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How heap overflow attacks are done?

In case of stackoverflow attacks, the attacker replaces the function return address with his address.

How this is done in heap overflow attacks? Also, is it possible to run code from heap?

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Note this varies by platform, and my example is overly simplified. It basically comes down to heap managers having linked lists that could be overrun, and you can use the linked list pointers to overwrite random parts of the process's memory.

Imagine I have a naive heap implementation whose control blocks are like this:

struct HeapBlockHeader
{
    HeapBlockHeader* next;
    HeapBlockHeader* prev;
    int size;

    // Actual heap buffer follows this structure.
};

When the heap gets freed, this control block goes back into a list of freed blocks, by modifying the next/prev pointer. If I overrun a heap buffer, I can overwrite the pointers in the next control block with data I control. Suppose I override these links to point to a pointer to code (probably just in the buffer I overran) and to the return address of the function on the stack. When the heap manager tries to link the block back into a freed list, it will actually overwrite the return address on the stack with a pointer to code I control.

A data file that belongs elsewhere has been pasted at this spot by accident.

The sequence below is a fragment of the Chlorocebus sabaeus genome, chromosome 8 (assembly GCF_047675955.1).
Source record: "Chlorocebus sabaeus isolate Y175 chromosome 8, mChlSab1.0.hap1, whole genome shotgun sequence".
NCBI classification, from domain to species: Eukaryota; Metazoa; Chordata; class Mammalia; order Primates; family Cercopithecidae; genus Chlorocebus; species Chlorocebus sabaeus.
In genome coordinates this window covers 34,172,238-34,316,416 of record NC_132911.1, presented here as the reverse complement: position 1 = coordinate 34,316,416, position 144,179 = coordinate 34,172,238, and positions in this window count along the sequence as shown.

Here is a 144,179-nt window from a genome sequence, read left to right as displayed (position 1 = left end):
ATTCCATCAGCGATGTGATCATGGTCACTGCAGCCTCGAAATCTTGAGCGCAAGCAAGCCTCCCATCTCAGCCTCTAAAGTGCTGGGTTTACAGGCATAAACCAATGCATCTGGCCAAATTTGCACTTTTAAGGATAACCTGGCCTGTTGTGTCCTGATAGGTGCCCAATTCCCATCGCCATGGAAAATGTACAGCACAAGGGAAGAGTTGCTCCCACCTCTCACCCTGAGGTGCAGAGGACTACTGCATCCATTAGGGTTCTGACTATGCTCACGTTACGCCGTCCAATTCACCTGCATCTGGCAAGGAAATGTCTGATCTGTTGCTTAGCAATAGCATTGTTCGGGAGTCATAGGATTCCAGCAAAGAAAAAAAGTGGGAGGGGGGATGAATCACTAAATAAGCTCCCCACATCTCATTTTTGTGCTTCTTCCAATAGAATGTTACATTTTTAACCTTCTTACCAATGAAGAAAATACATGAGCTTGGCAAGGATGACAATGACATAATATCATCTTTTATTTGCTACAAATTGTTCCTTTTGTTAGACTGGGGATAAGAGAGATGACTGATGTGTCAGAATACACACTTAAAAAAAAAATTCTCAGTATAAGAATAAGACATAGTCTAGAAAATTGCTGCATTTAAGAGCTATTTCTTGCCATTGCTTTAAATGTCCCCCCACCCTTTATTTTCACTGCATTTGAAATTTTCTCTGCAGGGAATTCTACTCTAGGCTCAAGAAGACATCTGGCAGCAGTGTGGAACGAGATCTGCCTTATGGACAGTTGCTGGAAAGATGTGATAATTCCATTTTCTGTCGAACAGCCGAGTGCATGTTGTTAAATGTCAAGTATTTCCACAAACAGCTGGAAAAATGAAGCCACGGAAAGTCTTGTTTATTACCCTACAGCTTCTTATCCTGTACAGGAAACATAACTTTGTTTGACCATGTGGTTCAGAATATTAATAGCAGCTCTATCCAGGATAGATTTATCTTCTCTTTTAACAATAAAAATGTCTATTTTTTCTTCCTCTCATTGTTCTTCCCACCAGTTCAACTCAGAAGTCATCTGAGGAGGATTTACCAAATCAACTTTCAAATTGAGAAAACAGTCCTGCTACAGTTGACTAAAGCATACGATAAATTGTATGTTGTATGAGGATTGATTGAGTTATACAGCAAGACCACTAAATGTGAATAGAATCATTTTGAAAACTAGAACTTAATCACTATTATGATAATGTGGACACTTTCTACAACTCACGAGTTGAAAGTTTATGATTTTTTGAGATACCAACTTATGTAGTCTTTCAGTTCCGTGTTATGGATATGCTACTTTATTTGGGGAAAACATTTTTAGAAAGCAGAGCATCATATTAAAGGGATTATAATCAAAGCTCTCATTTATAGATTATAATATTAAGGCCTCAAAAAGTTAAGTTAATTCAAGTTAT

This article has a nice overview on heap overflow attacks: http://www.h-online.com/security/features/A-Heap-of-Risk-747161.html

This article describes some of the hardening that went into Vista's heap manager to prevent this sort of attack: http://www.blackhat.com/presentations/bh-usa-06/BH-US-06-Marinescu.pdf

EDIT: On possibility to run code from heap, yes it's possible. Many platforms now make heap memory non-executable by default which raises the barrier to getting arbitrary code to run. However, you can still do a "jump to libc" style attack - Overwrite the return address to a known function which will be executable.

  • Great answer - I feel that I know a lot about my particular areas of programming, but I've never been able to dive into compilers, memory management, protection mechanisms - knowing where the processor's responsibities stop and the OS's start. Then again between OS and app code. I've read the intel x86 manual (vol 1) cover to cover. How did you come to learn these things? – Jason Kleban Nov 7 '09 at 19:33

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